Here’s what the staff at NEW will tell you: Some homeless people may be a bit too broken to put back together. But a large number are no any different than you and me. The difference is they didn’t have someone to help them back up in time after the last hurdle. They’re fully aware of what needs to be done to resolve their situation. They just haven’t had a chance to catch their breath yet because they’re too busy surviving. And through it all, they remain determined and hard working, and value an education if they don’t have one.
In other words, they’re like Belinda Whitfield.
Belinda was at New Transitions for about 16 months before successfully moving on to permanent housing at Rachael’s House. Last summer, she finally got her high school diploma. Because she is one of the most focused people you’ve ever met. “You have to make a plan, stay focused on the plan, and execute it. If you follow through, it will come true,” she says.
So what happened? How did she become homeless? The same thing that took so long with finally getting the diploma – time, and life.
A DC native, Belinda moved south in the 90s because she felt it a safer place at the time to raise her family. And she did. She has raised three kids – one a college graduate, the other two college students. And that took time. It also meant putting her own education on hold. “When you’re a parent, you make sacrifices. They came first.”
Starting in 2011, a string of job losses and financial hardship resulted in returning to the DC area to try her luck. But an unexpected and long stretch of unemployment resulted in homelessness. She was at a family shelter for a short while, but once her child left for a more stable situation, she had to leave too. In 2014, Belinda came to NEW.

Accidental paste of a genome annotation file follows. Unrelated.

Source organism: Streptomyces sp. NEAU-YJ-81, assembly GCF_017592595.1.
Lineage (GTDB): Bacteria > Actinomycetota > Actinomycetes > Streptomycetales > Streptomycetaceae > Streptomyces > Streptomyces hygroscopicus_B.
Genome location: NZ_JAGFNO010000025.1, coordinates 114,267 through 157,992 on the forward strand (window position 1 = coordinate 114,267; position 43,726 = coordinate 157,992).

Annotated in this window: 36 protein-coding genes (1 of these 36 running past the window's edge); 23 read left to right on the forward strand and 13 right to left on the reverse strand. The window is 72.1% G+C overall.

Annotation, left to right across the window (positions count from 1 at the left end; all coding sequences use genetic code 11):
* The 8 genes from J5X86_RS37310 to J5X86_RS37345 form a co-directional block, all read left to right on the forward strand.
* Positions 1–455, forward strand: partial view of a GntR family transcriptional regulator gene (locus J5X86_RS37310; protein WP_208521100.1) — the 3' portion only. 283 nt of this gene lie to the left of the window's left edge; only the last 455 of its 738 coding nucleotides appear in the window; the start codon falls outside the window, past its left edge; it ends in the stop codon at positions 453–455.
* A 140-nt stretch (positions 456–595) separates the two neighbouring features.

“NEW is a great community that works with people who want to help themselves,” says Belinda. And she was determined to help herself. It took one dogged year to get the diploma, which was self-paced, and accessible through computers at NEW, but still challenging for a 42-year-old who hadn’t been in a formal educational setting in decades. And it tried her patience. “I’d put down my answer and if one thing was wrong, it would erase entire sections. It was really challenging, especially the math.”
But Belinda is nothing if not determined. “I would tell myself that I hadn’t come this far to give up. So I kept going. And I got the diploma.”
So what’s next for her? She just bought a computer, and her long-term goal is to attend college and become a medical assistant. “That’s my next move.” What’s sweeter is that one of her college-going kids had dropped out, but is now enrolled again, inspired by Belinda’s example.
When you give to NEW, you make it possible to give women like Belinda – and their kids – new futures. Please join us at the 2016 Moving Out Of Homelessness gala.
The gala will be held 6:30 – 8:30 pm, October 25, 2016 at the Marriot Marquis in Washington, DC (901 Massachusetts Avenue, NW, Washington, DC 20001)